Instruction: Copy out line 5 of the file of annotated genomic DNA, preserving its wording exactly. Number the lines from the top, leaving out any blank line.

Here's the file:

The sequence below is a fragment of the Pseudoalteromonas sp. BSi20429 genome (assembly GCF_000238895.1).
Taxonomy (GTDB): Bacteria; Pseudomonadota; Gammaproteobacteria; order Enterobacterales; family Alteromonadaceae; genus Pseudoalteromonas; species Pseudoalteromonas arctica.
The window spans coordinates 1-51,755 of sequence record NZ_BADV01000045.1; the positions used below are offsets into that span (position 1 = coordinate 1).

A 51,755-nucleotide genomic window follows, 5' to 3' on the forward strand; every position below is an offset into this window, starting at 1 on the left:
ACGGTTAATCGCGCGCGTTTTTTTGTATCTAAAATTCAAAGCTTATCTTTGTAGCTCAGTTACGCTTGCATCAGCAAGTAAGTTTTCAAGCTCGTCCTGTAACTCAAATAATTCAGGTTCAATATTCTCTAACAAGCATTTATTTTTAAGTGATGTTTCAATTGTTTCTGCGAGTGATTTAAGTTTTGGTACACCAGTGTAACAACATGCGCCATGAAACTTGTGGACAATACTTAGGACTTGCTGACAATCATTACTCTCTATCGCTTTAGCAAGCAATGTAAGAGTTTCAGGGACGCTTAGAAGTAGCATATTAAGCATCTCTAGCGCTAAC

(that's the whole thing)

ACGGTTAATCGCGCGCGTTTTTTTGTATCTAAAATTCAAAGCTTATCTTTGTAGCTCAGTTACGCTTGCATCAGCAAGTAAGTTTTCAAGCTCGTCCTGTAACTCAAATAATTCAGGTTCAATATTCTCTAACAAGCATTTATTTTTAAGTGATGTTTCAATTGTTTCTGCGAGTGATTTAAGTTTTGGTACACCAGTGTAACAACATGCGCCATGAAACTTGTGGACAATACTTAGGACTTGCTGACAATCATTACTCTCTATCGCTTTAGCAAGCAATGTAAGAGTTTCAGGGACGCTTAGAAGTAGCATATTAAGCATCTCTAGCGCTAAC